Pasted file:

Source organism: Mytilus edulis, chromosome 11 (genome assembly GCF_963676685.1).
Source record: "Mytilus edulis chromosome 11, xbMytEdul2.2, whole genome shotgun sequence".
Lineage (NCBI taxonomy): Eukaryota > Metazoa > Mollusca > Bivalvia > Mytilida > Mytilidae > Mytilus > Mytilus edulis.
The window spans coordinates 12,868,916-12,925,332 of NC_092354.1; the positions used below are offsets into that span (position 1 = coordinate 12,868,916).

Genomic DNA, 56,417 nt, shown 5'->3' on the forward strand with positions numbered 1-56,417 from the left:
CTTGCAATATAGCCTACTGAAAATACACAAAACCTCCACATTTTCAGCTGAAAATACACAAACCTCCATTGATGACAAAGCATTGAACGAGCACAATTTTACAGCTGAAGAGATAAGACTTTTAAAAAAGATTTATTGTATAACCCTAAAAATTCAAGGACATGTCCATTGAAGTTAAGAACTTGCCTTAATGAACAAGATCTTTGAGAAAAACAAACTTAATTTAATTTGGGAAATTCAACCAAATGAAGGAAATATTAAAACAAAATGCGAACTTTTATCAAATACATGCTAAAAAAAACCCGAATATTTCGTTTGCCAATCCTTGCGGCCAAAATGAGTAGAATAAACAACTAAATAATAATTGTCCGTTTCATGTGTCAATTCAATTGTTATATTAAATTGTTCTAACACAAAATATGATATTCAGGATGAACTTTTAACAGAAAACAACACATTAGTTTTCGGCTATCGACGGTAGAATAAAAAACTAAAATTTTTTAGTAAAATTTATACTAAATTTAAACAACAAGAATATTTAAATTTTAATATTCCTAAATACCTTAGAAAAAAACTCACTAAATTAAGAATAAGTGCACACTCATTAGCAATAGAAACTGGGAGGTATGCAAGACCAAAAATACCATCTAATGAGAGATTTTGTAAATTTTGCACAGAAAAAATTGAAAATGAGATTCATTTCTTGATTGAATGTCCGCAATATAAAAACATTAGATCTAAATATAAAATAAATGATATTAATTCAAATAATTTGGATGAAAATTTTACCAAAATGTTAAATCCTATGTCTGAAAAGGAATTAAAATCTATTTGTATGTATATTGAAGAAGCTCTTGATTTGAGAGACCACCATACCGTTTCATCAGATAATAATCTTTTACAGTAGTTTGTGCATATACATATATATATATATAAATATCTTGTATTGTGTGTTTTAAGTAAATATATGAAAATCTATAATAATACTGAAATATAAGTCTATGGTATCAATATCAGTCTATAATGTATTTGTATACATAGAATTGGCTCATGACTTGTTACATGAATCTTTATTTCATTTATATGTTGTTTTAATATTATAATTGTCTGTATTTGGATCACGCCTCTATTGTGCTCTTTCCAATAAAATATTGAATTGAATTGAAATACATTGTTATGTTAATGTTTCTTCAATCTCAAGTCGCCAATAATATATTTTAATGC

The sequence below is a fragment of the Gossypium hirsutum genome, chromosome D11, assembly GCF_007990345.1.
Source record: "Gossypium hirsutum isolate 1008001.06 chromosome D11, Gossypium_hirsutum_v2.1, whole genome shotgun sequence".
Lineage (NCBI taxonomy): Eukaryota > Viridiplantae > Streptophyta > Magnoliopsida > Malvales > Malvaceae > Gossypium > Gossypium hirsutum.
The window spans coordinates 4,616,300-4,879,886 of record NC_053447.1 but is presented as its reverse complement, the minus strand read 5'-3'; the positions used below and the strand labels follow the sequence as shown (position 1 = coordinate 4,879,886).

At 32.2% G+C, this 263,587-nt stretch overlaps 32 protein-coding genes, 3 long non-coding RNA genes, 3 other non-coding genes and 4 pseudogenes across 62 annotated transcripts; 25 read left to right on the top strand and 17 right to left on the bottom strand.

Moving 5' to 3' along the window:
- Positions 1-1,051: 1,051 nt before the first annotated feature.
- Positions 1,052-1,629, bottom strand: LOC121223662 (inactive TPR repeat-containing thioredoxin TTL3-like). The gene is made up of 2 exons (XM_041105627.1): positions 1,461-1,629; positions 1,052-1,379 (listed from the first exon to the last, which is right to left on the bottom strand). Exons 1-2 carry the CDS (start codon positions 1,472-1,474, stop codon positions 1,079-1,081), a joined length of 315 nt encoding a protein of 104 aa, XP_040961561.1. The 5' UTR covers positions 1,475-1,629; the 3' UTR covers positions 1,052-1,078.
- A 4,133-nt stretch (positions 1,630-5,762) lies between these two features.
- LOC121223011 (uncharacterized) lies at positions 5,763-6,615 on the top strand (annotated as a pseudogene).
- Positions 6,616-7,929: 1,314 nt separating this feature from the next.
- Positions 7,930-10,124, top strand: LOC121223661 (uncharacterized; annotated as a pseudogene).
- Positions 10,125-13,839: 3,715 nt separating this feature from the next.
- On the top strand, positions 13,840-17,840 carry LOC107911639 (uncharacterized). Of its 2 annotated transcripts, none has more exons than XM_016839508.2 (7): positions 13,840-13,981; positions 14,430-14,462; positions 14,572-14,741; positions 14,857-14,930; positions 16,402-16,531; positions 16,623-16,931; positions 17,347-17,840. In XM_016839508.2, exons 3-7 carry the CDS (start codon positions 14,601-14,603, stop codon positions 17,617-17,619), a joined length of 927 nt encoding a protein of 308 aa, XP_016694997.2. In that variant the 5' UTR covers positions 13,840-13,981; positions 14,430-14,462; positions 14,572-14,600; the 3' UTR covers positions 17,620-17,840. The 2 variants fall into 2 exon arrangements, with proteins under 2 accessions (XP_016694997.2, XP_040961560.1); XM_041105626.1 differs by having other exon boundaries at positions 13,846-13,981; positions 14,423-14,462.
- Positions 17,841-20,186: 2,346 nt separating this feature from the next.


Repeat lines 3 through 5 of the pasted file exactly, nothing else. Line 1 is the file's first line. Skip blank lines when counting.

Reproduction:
Lineage (NCBI taxonomy): Eukaryota > Metazoa > Mollusca > Bivalvia > Mytilida > Mytilidae > Mytilus > Mytilus edulis.
The window spans coordinates 12,868,916-12,925,332 of NC_092354.1; the positions used below are offsets into that span (position 1 = coordinate 12,868,916).

Genomic DNA, 56,417 nt, shown 5'->3' on the forward strand with positions numbered 1-56,417 from the left: